Taking CSS as an example, it’s easy to name things with respect to the page we are building for, defining classnames such as .searchResults-item or .homepageCarousel. These classnames are useless in terms of reusing those styles; what happens if I later want to use the same base styles that the .searchResults-item element has, but applying them to a list of user comments instead? It would make much more sense to use classnames that can be used in any context.

Try to build all of your code in components. Across teams, this means that you will save time as you reuse classes and styles when building new pages. Some components may be able to be used with very little modification, others may need be able to be adapted and modified slightly.

The same goes for JavaScript. Ensure modules that you write can be potentially reused in any part of your site, or on any future projects. Well written JavaScript modules can be used on any project, not just the one you are working on right now.

Thinking in components isn’t an easy habit to get into, but as you get better at doing so, your front-end code will become much easier to work with, while having the additional benefit of being much more future-proof.

Stay on the same page

It’s a widely held saying that a good codebase should look like it has been written by one developer, irrespective of how many people are working on it.

This can be a challenge; every developer likes to write code in slightly different ways and so this involves encouraging change for the benefit of the team and project.

In my experience, good developers will embrace code consistency within a team over any personal preferences they may hold. Ultimately, there’s no point arguing over the use of spaces vs tabs. If you have a preference for a certain type of formatting, then try to make sure you can give reasons beyond 'because I like doing it that way'.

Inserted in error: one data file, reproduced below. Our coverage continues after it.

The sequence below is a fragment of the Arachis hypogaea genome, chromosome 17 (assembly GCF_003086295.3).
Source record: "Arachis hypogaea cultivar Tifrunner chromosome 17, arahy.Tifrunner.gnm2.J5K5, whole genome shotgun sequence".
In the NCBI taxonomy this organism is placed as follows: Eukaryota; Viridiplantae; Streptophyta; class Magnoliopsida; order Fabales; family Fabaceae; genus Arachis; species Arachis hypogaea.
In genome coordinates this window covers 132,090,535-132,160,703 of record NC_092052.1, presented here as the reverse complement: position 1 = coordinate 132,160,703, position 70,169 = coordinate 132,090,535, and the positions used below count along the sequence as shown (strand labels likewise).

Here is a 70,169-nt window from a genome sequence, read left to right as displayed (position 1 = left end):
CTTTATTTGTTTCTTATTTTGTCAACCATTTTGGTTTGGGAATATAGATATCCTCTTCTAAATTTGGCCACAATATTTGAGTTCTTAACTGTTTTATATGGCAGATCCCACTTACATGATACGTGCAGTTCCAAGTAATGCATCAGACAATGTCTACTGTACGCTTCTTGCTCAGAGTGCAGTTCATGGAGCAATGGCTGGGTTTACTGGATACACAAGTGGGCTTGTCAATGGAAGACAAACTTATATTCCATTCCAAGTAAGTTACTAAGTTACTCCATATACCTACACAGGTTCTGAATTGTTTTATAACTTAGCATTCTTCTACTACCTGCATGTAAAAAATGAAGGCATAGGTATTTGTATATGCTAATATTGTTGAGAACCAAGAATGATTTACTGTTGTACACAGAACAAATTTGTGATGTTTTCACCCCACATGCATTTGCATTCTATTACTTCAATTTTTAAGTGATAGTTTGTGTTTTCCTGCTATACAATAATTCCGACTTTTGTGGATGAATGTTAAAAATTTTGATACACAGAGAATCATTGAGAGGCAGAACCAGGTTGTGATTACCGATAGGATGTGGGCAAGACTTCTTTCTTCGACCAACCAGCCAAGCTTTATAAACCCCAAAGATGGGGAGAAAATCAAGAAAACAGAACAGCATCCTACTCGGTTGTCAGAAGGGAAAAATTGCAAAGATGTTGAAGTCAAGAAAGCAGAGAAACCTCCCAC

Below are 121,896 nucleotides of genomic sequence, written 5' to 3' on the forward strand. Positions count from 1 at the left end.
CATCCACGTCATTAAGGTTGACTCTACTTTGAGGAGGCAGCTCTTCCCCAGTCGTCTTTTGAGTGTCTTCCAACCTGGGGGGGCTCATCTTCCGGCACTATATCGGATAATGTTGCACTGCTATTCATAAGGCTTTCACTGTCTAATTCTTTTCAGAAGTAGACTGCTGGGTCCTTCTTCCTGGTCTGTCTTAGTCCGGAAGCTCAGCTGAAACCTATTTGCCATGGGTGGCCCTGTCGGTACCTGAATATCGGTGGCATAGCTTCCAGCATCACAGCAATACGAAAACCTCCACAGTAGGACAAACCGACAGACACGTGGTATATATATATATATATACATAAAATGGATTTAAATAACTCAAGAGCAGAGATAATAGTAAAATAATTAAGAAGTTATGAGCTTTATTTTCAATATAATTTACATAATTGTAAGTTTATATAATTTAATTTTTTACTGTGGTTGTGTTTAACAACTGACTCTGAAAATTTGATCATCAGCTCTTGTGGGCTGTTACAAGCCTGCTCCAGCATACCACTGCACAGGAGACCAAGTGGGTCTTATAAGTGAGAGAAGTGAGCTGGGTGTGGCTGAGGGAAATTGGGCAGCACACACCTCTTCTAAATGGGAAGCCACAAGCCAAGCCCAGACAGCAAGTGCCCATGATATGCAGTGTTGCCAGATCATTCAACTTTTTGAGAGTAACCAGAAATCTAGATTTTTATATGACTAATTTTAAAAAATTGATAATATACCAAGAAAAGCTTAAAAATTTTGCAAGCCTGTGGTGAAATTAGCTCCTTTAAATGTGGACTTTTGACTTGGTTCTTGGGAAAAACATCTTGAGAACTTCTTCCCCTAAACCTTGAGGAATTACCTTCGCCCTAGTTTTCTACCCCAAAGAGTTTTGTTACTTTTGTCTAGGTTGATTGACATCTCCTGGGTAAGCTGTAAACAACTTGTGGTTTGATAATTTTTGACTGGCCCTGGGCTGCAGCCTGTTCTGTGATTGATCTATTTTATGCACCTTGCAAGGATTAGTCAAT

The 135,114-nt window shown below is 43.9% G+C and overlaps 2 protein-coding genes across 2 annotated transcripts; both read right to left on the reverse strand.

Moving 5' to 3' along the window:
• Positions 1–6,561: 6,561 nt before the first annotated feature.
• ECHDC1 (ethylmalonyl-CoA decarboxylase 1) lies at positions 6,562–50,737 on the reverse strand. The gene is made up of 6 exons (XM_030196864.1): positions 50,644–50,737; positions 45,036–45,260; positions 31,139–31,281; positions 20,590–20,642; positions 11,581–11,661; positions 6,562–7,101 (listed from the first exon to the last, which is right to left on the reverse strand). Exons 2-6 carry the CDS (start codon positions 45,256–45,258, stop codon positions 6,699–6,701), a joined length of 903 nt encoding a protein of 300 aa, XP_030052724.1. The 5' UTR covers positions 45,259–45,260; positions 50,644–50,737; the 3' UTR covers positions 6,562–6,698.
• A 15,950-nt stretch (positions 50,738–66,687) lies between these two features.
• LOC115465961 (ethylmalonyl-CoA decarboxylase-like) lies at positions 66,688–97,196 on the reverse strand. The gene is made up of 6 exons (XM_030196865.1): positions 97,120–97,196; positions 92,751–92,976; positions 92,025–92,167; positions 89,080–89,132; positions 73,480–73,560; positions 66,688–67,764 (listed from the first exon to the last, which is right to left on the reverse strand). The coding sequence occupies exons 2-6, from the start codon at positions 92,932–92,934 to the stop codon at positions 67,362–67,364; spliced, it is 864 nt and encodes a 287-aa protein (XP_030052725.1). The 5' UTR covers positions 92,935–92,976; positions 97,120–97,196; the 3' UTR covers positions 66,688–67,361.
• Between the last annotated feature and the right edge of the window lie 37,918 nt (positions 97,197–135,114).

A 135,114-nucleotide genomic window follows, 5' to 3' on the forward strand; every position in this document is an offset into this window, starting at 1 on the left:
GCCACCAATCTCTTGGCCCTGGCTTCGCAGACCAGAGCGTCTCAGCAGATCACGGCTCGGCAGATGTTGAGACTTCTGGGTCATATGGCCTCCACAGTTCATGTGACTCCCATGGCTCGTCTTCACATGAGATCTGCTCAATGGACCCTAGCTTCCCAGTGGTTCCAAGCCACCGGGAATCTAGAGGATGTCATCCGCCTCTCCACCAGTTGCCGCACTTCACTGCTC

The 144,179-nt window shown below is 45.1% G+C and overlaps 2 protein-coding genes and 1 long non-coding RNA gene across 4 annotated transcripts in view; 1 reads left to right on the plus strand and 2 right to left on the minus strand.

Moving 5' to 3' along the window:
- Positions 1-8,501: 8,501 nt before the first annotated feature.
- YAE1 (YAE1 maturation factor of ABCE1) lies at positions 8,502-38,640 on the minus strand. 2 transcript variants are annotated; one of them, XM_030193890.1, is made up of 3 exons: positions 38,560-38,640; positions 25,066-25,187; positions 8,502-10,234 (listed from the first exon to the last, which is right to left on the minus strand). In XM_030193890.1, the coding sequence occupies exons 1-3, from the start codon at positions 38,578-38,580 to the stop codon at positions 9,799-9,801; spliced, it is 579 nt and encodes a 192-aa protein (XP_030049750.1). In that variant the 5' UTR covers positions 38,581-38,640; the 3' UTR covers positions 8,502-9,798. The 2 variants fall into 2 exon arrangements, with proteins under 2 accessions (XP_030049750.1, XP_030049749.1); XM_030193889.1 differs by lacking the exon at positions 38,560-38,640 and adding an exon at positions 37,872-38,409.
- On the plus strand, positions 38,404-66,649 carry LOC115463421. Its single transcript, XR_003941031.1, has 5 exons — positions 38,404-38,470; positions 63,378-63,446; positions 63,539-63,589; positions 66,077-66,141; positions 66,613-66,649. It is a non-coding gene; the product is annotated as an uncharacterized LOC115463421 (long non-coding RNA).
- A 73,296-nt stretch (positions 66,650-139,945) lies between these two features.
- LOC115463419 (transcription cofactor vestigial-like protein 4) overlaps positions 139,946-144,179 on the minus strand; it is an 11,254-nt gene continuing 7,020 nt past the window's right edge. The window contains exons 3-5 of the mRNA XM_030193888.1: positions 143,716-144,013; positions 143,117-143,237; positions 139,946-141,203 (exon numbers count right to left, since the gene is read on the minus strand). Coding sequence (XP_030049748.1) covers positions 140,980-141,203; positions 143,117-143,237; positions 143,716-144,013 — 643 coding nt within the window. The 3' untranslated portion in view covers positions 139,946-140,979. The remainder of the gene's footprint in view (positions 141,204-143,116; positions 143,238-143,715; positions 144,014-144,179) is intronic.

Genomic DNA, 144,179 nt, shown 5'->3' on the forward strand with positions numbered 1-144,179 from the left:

The most important thing is to make these choices as a team and stick to them. Using a linter – such as Stylelint for CSS or ESLint for JavaScript – will ensure that the formatting you decide on is adhered to.

Using linters for code formatting can seem over the top and un-needed to some. I find them to be quite the opposite. They act as your first line of defence in code quality, stopping any badly formatted code hitting the codebase. They also help to ensure code reviews focus on the way code has been written rather than getting bogged down trying to spot formatting inconsistencies. This is tiresome both for those doing the reviewing and those whose code is being reviewed.

CSS Naming Schemes are also very valuable in terms of project consistency. BEM, SUIT and Kickoff’s naming conventions are all naming schemes that help promote modularity, but also put in place rules over how classnames are defined.

When a naming scheme is being used, classnames become more self documenting and it becomes easier to see how classnames relate to one another.